If you have a whole chicken or split chicken breasts, I would not recommend serving them as a meat-centric meal, for all the reasons we’ve listed above. Roast the chicken in your oven or cook it in an Instant Pot or slow cooker and then pick off all the meat.
You’ll generally get 8 to 12 cups of shredded chicken, sometimes more, obviously depending on the size of the bird, which you can now use to apply the other rules we’ve talked about so far. You only need two cups of chicken for a huge pot of chicken noodle soup and generally two to four cups of shredded chicken for most casseroles.
You can even make tacos out of that shredded chicken — but again, I highly recommend either cutting the meat with another food like legumes or serving refried beans as part of the meal. Strongly encourage your family to go halfsies when they fill their taco shell, or just do the serving for them (my mom’s other strategy on taco night for my meat-loving father to prevent him from eating one-pound tacos!).
Paleovalley Meat Sticks
It can be hard to find healthy snacks that you can take with you on the go. When I want the convenience of a jerky stick, but want a healthy, protein packed snack option, I grab Paleovalley meat sticks. Paleovalley ingredients have these high standards that you can feel good about:
- 100% Grass Fed Beef & 100% Pasture Raised Turkey
- Never given antibiotics or hormones
- Gluten free, soy free, dairy free
- 0 grams of sugar*
- Contains no artificial nitrates or nitrites
- Naturally fermented and contain gut-friendly probiotics!
*With the exception of Teriyaki, which contains 2 grams of sugar from Organic Honey.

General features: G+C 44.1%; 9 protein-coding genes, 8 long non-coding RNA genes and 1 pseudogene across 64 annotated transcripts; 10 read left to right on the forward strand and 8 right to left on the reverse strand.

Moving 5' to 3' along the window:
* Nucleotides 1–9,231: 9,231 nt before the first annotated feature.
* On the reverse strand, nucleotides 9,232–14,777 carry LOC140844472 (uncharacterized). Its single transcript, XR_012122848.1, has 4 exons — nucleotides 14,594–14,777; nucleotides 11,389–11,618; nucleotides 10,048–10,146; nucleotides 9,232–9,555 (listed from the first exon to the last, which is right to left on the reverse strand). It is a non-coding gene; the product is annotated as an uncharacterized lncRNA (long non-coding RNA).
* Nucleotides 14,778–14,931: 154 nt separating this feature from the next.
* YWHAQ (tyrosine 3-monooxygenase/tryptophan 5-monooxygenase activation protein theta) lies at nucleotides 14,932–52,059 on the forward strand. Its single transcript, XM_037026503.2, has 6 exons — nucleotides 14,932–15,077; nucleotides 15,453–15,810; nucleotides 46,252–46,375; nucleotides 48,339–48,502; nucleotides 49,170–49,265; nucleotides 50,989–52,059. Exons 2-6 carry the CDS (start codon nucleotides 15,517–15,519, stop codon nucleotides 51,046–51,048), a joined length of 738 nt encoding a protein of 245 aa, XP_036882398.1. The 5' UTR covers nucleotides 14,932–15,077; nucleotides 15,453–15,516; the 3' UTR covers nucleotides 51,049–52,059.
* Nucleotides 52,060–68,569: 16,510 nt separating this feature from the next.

These beef sticks and turkey sticks taste delicious! My favorite is the Jalapeño but my kids love Summer Sausage.
Use this link to get 15% off your order at Paleovalley. Read my Paleovalley Review to learn more!
8. Make Real Bone Broth
This is where the magic of bone-in meat comes in. Did you know that there is all sorts of nutrition packed into those bones that you usually throw away?
Here’s what you’re going to do with the bones (even the ones that people might have nibbled on at the table):
- Put them in your biggest pot or Instant Pot.
- Add some skins from the outside of onions, ends from your carrots and celery, and even the little paper peely things from garlic. Yes, that’s right — all things you usually throw away. You’re about to make something out of nothing here folks!
- Cover all that mess with at least a gallon or two of clean water.
- Bring to nearly a boil, and then simmer for 4 to 24 hours or cook in the Instant Pot for 70 to 90 minutes. You can also use a slow cooker 8 to 24 hours.
- When finished, you’ll have a lovely golden broth that’s packed with gelatin (use the coupon KS10 for 10% off!), a compound supportive of hair, skin, nail, and joint health.
There’s some evidence that you may get some additional minerals in that broth and that eating a small amount of meat with broth may increase its protein power for your body, yet another way to stretch the meat.
Here’s my complete guide to bone broth.
But wait, there’s more!
9. Reuse Bones for Another Batch of Broth
My favorite budget hack for making chicken bone broth, which is already obviously extremely inexpensive, literally pennies to make, is that you can reuse those bones up to three times!
Throw away the vegetables as their nutrition is completely spent, but start the whole process over again with the bones. The second batch of broth is still great for soup, and the third is a bit thinner but can be used for creamy soups or to cook rice and really bulk up the nutrition of your whole grains.
Plus, no matter how well you think you picked your roasted chicken, you’ll probably get another cup or two of perfectly edible meat once you cook the heck out of it using this system. Always be on the lookout for food to eat when we are in a situation like this!